Apart from the horror of being imprisoned merely because the Chinese government suppresses freedom of expression, the bleak reality of overcrowded prisons makes for grim reading.  Some of the brutality dished out to and by the prisoners is revolting, designed to be deliberately degrading.  Prisoners on death row are shackled so that they cannot attend to their own bodily functions and must rely on the not always forthcoming goodwill of fellow-prisoners to assist them.   Torture and beatings are routine.  Unsanitary conditions and poor medical care makes the spread of disease inevitable, and in a scene reminiscent of Papillon, Henri Charrière’s 1969 memoir of escape from a penal colony in French Guiana, there is even flooding in the cells.  The most horrific of all is punishment in the ‘dark cells’, underground spaces devoid of any light – and so small that the prisoner can only sit, crawl or lie.  Two-to-three weeks of this was common, but some prisoners were interred in these cells until they could no longer walk or see, and some of them lost their wits.  That any government should oversee treatment like this in the 21st century beggars belief.

Yiwu’s style is earthy and frank.  It is painfully honest, recording how sometimes his own response to the brutality was to be occasionally weak, cruel, self-serving, or violent.  But although he also records the savagery of other prisoners he shows too that there are poignant moments of tenderness and that the spark of humanity is never extinguished.

Saddest of all is Yiwu’s comment that China doesn’t have a Gorbachev to effect a transition to democracy, and the Chinese government is wary of political reform in case it leads to chaos.  The tragedy of Iraq, Syria and Egypt is that the civil wars there are used by governments like China’s to repress any movement towards reform.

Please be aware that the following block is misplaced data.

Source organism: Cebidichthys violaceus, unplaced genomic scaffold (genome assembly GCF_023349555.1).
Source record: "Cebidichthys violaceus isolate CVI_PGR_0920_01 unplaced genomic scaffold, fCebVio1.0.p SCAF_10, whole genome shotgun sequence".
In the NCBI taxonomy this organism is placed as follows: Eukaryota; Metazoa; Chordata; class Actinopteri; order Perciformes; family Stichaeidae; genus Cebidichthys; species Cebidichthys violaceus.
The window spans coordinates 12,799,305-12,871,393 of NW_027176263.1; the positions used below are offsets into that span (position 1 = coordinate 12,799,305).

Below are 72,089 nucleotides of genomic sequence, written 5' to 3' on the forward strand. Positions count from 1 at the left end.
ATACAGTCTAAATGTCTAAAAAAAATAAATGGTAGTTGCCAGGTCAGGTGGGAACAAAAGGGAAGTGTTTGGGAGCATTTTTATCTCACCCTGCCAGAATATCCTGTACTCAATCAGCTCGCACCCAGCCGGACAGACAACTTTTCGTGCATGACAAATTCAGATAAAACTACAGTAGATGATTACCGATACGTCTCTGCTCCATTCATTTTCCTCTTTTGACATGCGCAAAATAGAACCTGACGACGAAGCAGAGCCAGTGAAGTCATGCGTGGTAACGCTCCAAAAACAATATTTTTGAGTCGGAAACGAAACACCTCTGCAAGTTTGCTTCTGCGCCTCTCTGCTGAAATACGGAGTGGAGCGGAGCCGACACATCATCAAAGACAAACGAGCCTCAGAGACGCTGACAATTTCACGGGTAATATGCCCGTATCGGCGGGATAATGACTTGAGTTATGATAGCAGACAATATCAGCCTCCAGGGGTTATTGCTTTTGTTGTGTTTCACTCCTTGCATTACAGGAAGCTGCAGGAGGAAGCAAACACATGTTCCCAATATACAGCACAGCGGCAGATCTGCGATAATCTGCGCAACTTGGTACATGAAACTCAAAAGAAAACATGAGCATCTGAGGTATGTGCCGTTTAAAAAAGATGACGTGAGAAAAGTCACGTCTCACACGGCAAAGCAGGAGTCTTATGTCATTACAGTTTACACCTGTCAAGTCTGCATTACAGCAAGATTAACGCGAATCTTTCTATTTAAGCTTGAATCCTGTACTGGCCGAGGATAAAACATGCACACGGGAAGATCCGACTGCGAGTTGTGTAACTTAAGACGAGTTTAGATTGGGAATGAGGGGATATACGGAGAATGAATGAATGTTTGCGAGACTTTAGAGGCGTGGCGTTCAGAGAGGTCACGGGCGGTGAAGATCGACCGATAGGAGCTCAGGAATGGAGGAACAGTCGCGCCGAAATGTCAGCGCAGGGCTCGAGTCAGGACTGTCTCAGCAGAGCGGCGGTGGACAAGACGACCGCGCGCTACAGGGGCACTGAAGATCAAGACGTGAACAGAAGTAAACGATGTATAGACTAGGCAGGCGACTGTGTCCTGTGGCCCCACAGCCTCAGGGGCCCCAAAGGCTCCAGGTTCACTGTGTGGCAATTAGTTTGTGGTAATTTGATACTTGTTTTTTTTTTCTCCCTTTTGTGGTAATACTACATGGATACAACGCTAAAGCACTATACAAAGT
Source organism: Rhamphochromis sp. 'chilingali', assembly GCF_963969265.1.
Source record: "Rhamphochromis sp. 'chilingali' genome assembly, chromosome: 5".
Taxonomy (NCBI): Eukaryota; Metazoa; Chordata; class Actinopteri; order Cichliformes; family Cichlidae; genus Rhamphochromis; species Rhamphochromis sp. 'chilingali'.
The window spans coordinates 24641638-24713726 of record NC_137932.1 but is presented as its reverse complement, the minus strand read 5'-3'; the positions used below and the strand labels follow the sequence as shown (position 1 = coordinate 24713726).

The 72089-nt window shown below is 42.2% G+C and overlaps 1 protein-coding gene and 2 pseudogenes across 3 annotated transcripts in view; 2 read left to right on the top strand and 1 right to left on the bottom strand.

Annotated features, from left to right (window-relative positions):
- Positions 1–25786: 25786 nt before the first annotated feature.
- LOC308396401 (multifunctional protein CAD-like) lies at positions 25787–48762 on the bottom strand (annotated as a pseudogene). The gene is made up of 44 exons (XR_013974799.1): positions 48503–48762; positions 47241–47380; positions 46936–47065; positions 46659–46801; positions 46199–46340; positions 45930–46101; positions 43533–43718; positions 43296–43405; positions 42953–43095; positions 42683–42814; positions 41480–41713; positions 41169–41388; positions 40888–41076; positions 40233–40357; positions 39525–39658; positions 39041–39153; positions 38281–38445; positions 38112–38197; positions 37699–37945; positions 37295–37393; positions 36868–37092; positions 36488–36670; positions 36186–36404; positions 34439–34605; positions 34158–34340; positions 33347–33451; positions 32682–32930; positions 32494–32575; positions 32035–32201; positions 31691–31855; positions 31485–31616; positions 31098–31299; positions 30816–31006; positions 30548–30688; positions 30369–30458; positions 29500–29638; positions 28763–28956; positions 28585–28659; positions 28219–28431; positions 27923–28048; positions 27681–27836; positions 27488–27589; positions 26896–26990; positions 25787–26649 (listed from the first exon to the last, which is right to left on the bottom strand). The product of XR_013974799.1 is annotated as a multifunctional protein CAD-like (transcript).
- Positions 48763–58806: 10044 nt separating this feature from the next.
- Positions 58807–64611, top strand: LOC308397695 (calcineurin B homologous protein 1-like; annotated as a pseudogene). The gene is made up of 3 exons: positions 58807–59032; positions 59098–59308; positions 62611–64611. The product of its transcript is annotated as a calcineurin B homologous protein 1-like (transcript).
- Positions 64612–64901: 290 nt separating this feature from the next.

The book includes an introduction by 2009 Nobel Prize for Literature winner Herta Muller.

Author: Liao Yiwu
Title: For a Song and a Hundred Songs, A poet’s Journey through a Chinese prison
Translated by Wenguang Huang
Publisher: Text Publishing, 2013
ISBN: 9781922079213
Source: Review copy courtesy of Text Publishing

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Fishpond: For a Song and a Hundred Songs: A Poet’s Journey Through a Chinese Prison


Responses

  1. This sounds interesting, though very hard hitting, Lisa.

    I suspect this kind of treatment of prisoners doesn’t just happen in China — it must surely be rife in the Middle East, Africa and Latin America? — but we are hearing more about it in China (and North Korea) thanks to books like this.

    Westerners always hold up democracy as the answer to other country’s problems, but it’s not a one-size-fits-all kind of solution — just look at what’s happened after the Arab Spring, for instance.

    • Absolutely, Kim, the news from Syria today is just dreadful
      I’ve been reading Waiting for an Angel by Nigerian author Helon Habila, and that’s about life in prison too – it’s so grim that I’ve put it aside for a bit and am not reading it at night…

  2. […] Liao Yiwu spares his readers nothing in recounting the horrors of a Chinese prison in For A  Song and a […]